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REVIEW: "SSH The Secure Shell", Daniel J. Barrett/Richard E. Silverman

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  • Rob, grandpa of Ryan, Trevor, Devon & Ha
    BKSSHLDG.RVW 20060910 SSH The Secure Shell , Daniel J. Barrett/Richard E. Silverman, 2001, 0-596-00011-1, U$39.95/C$58.95 %A Daniel J. Barrett
    Message 1 of 1 , Oct 23, 2006
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      BKSSHLDG.RVW 20060910

      "SSH The Secure Shell", Daniel J. Barrett/Richard E. Silverman, 2001,
      0-596-00011-1, U$39.95/C$58.95
      %A Daniel J. Barrett dbarrett@...
      %A Richard E. Silverman res@...
      %C 103 Morris Street, Suite A, Sebastopol, CA 95472
      %D 2001
      %G 0-596-00011-1
      %I O'Reilly & Associates, Inc.
      %O U$39.95/C$58.95 800-998-9938 fax: 707-829-0104 nuts@...
      %O http://www.amazon.com/exec/obidos/ASIN/0596000111/robsladesinterne
      http://www.amazon.co.uk/exec/obidos/ASIN/0596000111/robsladesinte-21
      %O http://www.amazon.ca/exec/obidos/ASIN/0596000111/robsladesin03-20
      %O Audience a+ Tech 2 Writing 2 (see revfaq.htm for explanation)
      %P 540 p.
      %S Definitive Guide
      %T "SSH The Secure Shell: The Definitive Guide"

      The preface states that the book is intended for system administrators
      (who may be called upon to support SSH, or use it within their
      networks), users (who may wish to use SSH out of concern for their own
      privacy or the security of their transactions), and developers (who
      may be able to use SSH in order to provide robust and reliable
      security to their own applications at little development cost). The
      authors also note that there may be confusion between the protocol
      (denoted SSH), various products, and individual utilities and programs
      (indicated by lowercase: ssh).

      Chapter one outlines what SSH is, and isn't, the basic services it
      provides (authentication, encryption, and integrity protection), and
      also notes other protocols and products that provide similar services.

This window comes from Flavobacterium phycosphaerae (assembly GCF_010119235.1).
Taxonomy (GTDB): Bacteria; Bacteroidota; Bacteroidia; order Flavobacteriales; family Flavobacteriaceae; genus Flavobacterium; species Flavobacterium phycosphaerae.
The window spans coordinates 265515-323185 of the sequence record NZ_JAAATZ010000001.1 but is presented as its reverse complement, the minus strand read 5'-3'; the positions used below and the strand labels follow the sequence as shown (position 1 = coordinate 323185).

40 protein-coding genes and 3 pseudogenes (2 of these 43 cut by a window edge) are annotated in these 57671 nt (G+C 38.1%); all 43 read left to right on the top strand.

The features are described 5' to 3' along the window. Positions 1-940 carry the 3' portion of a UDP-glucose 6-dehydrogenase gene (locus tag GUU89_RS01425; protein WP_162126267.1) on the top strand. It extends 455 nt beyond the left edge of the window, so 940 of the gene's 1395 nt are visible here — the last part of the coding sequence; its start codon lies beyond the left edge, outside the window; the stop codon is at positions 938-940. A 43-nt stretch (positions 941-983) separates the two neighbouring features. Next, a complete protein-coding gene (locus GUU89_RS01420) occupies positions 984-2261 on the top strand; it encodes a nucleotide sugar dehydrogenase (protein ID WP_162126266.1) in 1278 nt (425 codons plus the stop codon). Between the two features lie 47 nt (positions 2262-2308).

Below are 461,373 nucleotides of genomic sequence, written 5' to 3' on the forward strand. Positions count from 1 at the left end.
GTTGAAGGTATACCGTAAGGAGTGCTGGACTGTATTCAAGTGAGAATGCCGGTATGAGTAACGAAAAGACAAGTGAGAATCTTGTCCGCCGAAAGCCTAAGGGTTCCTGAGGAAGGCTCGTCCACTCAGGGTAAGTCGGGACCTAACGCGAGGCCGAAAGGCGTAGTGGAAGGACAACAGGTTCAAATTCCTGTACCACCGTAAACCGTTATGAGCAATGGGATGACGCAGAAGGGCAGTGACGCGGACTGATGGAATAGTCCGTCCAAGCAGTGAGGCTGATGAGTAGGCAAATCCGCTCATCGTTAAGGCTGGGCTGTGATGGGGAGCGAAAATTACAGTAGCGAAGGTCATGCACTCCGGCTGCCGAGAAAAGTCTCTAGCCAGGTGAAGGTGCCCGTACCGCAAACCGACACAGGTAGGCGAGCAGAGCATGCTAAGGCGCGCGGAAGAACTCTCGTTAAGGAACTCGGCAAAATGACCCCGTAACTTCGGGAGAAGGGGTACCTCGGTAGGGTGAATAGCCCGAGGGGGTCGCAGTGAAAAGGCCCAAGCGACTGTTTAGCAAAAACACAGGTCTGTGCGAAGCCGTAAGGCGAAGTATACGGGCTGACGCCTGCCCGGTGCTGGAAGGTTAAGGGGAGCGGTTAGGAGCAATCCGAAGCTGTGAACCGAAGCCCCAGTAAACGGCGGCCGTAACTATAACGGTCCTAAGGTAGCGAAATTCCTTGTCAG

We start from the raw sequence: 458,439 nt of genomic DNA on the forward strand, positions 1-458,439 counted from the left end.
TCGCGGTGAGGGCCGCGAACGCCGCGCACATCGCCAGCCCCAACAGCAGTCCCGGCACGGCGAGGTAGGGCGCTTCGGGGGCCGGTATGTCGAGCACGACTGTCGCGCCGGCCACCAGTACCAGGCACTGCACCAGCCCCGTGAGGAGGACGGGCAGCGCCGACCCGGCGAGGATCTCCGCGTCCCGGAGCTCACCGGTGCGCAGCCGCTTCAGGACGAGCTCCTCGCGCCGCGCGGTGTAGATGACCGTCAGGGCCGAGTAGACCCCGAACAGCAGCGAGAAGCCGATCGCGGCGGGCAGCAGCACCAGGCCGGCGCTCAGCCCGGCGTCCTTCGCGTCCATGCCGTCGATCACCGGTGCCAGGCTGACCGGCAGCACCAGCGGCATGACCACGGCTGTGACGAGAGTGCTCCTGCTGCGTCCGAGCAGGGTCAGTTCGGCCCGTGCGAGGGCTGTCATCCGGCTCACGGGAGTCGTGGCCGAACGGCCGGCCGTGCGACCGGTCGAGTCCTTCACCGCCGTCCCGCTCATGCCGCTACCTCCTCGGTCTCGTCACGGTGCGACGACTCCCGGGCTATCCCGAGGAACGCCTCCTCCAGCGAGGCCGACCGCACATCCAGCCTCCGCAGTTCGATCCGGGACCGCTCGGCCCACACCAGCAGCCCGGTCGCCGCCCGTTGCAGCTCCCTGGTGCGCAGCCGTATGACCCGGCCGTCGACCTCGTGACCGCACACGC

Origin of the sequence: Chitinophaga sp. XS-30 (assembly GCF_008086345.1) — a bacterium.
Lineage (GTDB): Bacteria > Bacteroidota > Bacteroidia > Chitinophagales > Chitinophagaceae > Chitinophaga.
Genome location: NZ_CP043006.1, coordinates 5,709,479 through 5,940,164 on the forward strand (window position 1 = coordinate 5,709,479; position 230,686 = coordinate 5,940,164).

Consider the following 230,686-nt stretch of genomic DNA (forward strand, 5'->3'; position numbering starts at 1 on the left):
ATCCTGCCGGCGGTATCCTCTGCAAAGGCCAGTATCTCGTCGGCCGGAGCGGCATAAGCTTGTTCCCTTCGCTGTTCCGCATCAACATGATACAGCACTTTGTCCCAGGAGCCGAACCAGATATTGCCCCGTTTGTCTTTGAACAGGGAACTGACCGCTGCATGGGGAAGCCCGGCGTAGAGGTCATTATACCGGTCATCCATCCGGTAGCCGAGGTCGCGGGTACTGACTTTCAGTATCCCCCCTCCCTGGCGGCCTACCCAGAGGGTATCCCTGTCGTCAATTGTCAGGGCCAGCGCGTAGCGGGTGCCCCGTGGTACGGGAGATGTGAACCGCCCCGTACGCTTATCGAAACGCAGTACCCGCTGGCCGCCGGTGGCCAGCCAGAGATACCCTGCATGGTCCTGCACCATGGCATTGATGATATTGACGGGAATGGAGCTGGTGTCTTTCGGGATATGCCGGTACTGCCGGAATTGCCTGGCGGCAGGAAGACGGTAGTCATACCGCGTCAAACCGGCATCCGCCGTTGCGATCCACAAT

Basic operation of the most common clients (ssh and scp) is covered in
      chapter two, along with a terse but reasonable introduction to
      asymmetric key pairs. The internals of SSH, and a more extended
      discussion of cryptographic concepts, such as symmetric encryption,
      asymmetric, and hashing, are examined in chapter three. (The section
      concludes with a useful list of threats against which SSH provides
      little or no protection.) Extensive installation and configuration
      options are given in chapter four, with server configuration choices
      in five.

      Chapter six seems to move the subject to operational issues,
      addressing key management, and particularly SSH agent use of keys.
      Advanced topics governing client use are provided in chapter seven.
      Chapter eight outlines alternative settings for the use of SSH with
      user accounts.

      Chapter nine discusses forwarding, which can be used in both network
      administration (providing a secure tunnel within an unsecured
      environment) or development (adding encryption or integrity
      functionality to an application). While previous material gave
      details of configuration options, chapter ten furnishes the
      beleaguered sysadmin with a recommended initial configuration.
      Chapter eleven details options and setups for a variety of
      applications and situations. Troubleshooting guidance, and a list of
      common problems, is supplied in chapter twelve.

      Chapter thirteen equips the reader with tables of settings and
      features pertinent to the various implementations of SSH. Since SSH
      is often seen as limited to the UNIX world, details of the Okhapkin
      SSH1 Windows port are given in chapter fourteen, with SecureCRT in
      fifteen, F-Secure SSH (for Windows and Mac) in sixteen, and
      NiftyTelnet (Mac) in seventeen.

      Too many of the mature and useful security technologies languish in
      obscurity. Everybody knows that SSH exists, but too few people use
      it. Hopefully this reference might give more developers and users a
      chance to try it out, and administrators some resources to support it.

      copyright Robert M. Slade, 2006 BKSSHLDG.RVW 20060910


      ====================== (quote inserted randomly by Pegasus Mailer)
      rslade@... slade@... rslade@...
      If the rich could hire someone to die for them, the poor could
      make a very nice living. - Jewish Proverb
      Dictionary of Information Security www.syngress.com/catalog/?pid=4150
      http://victoria.tc.ca/techrev/rms.htm
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